Marie Curie is to stop providing home nursing services to dying patients in Sheffield following planned changes to NHS funding.
The charity says it can no longer afford to provide visits to terminally-ill patients under the terms of a new contract from Sheffield Clinical Commissioning Group.
Fifteen nurses and healthcare assistants are to be affected.
Under the current contract, Marie Curie pays half the cost of running the service. But it says the new contract would mean it paying almost 90 per cent of the costs. New providers will be chosen by the end of this month and should start working in Sheffield from October.
Caroline Hamblett, director of services at Marie Curie, said: “Much as we would like to continue to deliver such a service in the area, to compete for the contract Marie Curie would have to increase its traditional 50/50 subsidy by a very significant amount. We will be supporting our staff through this difficult period and remain in discussion with the CCG to see how else we can help the people of Sheffield.”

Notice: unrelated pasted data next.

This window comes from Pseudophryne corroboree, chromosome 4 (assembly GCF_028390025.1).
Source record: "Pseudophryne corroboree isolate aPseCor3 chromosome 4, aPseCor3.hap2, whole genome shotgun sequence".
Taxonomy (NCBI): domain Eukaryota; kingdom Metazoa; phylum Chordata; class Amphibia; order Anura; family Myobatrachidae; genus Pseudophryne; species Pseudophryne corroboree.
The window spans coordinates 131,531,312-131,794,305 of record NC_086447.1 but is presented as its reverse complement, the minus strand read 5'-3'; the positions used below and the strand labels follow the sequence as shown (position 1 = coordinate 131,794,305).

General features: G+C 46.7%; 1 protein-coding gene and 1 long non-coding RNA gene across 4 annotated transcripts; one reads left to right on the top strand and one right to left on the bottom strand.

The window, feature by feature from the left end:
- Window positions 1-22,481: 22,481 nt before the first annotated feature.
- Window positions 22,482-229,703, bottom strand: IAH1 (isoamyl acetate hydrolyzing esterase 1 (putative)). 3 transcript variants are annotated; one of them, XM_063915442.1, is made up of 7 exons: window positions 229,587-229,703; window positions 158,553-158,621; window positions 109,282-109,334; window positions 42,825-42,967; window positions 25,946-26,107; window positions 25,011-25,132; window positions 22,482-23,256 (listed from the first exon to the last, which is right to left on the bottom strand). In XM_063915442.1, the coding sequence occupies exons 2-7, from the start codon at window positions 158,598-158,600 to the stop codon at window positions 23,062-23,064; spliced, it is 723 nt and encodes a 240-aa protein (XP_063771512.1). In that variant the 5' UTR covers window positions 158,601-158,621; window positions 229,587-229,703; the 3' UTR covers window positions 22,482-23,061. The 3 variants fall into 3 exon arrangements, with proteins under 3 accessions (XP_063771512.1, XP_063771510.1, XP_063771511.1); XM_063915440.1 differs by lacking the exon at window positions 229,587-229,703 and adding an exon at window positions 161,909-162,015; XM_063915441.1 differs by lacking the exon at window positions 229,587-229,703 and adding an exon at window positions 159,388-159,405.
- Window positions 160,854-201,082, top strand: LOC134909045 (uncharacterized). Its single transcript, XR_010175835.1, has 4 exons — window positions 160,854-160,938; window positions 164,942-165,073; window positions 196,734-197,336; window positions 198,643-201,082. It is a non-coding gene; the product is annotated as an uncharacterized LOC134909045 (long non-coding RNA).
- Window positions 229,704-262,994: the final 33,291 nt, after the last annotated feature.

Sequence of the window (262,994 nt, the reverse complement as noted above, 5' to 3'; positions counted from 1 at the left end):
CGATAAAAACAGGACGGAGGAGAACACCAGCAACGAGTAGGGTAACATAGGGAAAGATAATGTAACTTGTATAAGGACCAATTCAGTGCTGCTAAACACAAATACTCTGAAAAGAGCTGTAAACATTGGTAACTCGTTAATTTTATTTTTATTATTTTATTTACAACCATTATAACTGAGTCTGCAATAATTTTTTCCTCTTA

Under the terms of the current deal, Marie Curie says the majority of its care to terminally-ill patients in their own homes is provided at night on longer shifts, with nurses providing intensive one-to-one support.
But the charity says the new contract requires shorter periods of care, which it would be unable to provide. Sheffield CCG say the retendering of contracts is not down to budget reductions and the new hourly rate is higher than under the current arrangement.
Kevin Clifford, NHS Sheffield CCG chief nurse, said: “We are undertaking a retendering process of some of the home-based end of life care services with the intention of improving the timeliness of the service at the same time as maintaining quality. The CCG has proposed an indicative day time hourly rate for the service which is actually higher than the current arrangement.”